Members of the Lords discussed firearms licensing issues, including the factors that need to be taken into account when assessing the potential risk to public safety. They went on to examine a proposal to make assaults on workers in public facing roles a specific offence. Measures to tighten regulations on the sale of psychoactive substances and a call for a review of the effect of legal highs on anti-social behaviour were also considered.
Anti-social Behaviour, Crime and Policing Bill committee stage day five: Monday 2 December
Members of the Lords discussed several amendments covering the closure of premises associated with nuisance or disorder. The role of local government and planning authorities in ensuring security standards in new developments was considered. Members also examined a proposal making it an offence for an owner or the person in charge of a dog not to keep it under control in a public place - even if muzzled or on a lead.
Anti-social Behaviour, Crime and Policing Bill committee stage day four: Monday 25 November
Members of the Lords discussed public space protection orders (PSPOs) and how much time should be granted for payment of fixed penalty notices issued for violations of the order. Concern was raised about the period of time covered by PSPOs - current proposals suggest up to three years, with the option of renewal - and the potential for them to become permanent restrictions on public spaces.
Anti-social Behaviour, Crime and Policing Bill committee stage day three: Wednesday 20 November
Members of the Lords considered proposals for a new injunction to replace anti-social behaviour orders (ASBOs), specifically new powers to exclude a person from their home in cases of violence or where others are at risk of being harmed. The need to involve local youth offending teams before an injunction is sought against anyone under 18 was raised by several members.
Other suggestions included a new civil penalty covering littering from vehicles and the introduction of a corporate anti-social behaviour order, granting authorities power to close premises that cause harassment, alarm or distress within communities.
Anti-social Behaviour, Crime and Policing Bill committee stage day two: Monday 18 November
Members of the Lords began by discussing proposals to abolish anti-social behaviour orders (ASBOs) and introduce injunctions for the prevention of nuisance and annoyance. The planned civil injunctions could be taken out on people from the age of ten - the question of whether this was appropriate and how it links to the current age of criminal responsibility was considered.
Protection for victims of anti-social behaviour, powers of arrest under the new injunction procedure and the role of police and crime commissioners in determining a local strategy to deal with anti-social behaviour were also considered.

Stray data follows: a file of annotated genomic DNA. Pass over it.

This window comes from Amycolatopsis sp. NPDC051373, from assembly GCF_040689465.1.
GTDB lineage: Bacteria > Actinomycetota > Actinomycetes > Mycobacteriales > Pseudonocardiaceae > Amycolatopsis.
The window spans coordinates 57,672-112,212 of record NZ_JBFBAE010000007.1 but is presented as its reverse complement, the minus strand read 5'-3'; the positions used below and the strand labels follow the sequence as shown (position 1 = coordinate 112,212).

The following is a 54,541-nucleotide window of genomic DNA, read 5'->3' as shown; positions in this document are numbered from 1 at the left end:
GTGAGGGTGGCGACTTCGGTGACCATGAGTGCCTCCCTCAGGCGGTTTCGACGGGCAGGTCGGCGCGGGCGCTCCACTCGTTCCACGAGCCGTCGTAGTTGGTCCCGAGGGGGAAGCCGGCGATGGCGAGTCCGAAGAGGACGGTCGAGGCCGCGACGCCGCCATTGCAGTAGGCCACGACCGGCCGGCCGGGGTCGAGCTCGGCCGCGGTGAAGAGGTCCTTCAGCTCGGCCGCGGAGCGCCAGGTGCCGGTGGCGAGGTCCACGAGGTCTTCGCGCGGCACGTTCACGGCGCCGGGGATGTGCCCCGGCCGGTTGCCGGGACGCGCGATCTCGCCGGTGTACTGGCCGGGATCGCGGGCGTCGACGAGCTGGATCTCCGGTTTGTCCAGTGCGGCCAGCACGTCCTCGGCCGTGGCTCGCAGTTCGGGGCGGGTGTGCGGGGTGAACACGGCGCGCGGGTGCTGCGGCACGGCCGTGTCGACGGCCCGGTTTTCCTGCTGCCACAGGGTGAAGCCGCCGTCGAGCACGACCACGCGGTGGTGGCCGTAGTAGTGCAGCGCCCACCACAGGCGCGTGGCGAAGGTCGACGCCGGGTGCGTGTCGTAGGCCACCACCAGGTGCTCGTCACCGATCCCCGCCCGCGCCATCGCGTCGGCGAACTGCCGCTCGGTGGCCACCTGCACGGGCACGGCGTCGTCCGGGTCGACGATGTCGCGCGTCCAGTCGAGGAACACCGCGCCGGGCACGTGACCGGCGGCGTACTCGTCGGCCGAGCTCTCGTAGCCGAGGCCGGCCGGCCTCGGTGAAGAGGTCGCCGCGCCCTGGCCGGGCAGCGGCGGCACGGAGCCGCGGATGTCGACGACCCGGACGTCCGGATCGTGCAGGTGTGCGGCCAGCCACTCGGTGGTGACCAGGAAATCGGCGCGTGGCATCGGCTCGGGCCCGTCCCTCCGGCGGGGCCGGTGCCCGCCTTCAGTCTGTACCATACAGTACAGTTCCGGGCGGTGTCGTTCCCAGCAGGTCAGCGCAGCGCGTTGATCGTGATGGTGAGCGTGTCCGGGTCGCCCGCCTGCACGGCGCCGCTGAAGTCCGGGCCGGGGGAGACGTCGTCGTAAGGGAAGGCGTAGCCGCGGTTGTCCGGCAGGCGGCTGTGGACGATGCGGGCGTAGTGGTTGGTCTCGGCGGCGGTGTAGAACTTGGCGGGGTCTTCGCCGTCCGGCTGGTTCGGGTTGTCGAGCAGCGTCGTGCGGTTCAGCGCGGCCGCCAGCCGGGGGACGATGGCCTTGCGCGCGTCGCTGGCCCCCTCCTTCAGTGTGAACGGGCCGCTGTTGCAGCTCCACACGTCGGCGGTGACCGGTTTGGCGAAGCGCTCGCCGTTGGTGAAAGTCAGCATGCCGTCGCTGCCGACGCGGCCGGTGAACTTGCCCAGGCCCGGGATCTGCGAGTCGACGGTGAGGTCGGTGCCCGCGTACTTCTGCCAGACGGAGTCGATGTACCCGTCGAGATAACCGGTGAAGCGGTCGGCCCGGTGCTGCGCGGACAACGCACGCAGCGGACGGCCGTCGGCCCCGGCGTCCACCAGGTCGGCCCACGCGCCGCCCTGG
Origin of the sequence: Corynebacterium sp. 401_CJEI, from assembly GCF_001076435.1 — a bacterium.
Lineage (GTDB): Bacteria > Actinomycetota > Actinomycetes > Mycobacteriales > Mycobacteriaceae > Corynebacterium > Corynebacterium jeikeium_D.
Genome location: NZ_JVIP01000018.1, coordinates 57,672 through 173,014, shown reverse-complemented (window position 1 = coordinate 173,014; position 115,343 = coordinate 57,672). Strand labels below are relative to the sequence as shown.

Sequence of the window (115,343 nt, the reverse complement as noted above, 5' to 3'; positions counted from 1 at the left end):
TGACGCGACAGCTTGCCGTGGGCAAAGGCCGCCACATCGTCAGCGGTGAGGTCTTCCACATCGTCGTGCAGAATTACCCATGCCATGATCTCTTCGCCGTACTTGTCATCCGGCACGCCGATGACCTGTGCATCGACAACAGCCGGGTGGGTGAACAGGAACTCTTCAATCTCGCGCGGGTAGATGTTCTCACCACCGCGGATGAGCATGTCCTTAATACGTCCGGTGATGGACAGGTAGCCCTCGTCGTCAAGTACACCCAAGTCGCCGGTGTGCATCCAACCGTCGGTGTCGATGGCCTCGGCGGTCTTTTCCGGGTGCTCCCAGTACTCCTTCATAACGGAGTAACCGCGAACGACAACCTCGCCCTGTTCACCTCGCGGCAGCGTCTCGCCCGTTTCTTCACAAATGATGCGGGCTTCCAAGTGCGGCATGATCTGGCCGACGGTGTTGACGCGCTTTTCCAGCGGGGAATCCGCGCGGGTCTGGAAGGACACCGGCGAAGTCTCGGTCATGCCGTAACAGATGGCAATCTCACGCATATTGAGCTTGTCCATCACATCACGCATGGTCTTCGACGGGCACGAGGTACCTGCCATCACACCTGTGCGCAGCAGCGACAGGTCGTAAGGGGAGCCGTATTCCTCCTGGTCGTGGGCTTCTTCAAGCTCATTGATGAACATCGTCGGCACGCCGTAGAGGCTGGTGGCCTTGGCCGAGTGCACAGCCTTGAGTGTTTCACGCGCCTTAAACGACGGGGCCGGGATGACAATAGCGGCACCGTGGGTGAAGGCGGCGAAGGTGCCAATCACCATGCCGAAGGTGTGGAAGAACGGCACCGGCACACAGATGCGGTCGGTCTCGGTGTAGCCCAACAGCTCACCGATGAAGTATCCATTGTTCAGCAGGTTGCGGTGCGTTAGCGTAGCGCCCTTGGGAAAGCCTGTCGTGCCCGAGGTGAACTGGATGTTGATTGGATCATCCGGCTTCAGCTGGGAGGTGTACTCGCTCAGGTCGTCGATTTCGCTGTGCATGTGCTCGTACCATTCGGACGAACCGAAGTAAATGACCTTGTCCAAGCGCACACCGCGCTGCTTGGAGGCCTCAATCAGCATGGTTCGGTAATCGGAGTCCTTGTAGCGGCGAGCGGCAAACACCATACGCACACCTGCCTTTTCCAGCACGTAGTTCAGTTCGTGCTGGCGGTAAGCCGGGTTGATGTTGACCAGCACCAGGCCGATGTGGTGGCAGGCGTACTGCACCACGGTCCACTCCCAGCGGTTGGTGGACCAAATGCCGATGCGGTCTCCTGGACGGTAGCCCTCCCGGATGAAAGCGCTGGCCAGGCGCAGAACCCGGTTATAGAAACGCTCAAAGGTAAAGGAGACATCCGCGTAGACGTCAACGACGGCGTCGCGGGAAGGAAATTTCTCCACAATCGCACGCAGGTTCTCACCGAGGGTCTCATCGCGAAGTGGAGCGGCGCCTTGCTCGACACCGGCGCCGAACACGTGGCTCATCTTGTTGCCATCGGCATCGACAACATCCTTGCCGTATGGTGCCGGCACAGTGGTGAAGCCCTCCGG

Anti-social Behaviour, Crime and Policing Bill committee stage day one: Tuesday 12 November
Members of the Lords discussed a series of suggested changes to the law covering forced marriage, including the criminalisation of a breach of a forced marriage order. Several members called for the government to publish guidance on the measures, and for consistency across the country in the way guidance is given by airport security staff and immigration officials.
The question of whether criminalisation was the right course was also raised as members, whilst welcoming moves to tackle the issue, warned against the potential unforeseen circumstances of a new forced marriage offence.
Anti-social Behaviour, Crime and Policing Bill second reading: Tuesday 29 October
The Parliamentary Under-Secretary of State at the Home Office, Lord Taylor of Holbeach (Conservative), opened the debate. He introduced the bill, explaining it seeks to extend existing statutory powers to deal with anti-social behaviour and protect victims and communities.
Many members welcomed specific measures contained within the bill - including those dealing with illegal firearms, forced marriages and an extension of the Dangerous Dogs Act to cover dog attacks that take place on private property. Proposals to strengthen the Independent Police Complaints Commission also received broad support.
The debate also drew attention to present omissions - including the issue of drugs and legal highs, measures to prevent attacks on those working in public-facing roles and the role of private sector companies in carrying out extradition orders.
Anti-social Behaviour, Crime and Policing Bill summary
The bill seeks to reform the law around anti-social behaviour, crime and disorder, including measures covering:
- recovery of possession of dwelling houses
- forced marriage
- the police, the Independent Police Complaints Commission and the Serious Fraud Office
- criminal justice and court fees.
It also seeks to make amendments to the Dangerous Dogs Act 1991, Schedules 7 and 8 to the Terrorism Act 2000 and the Extradition Act 2003.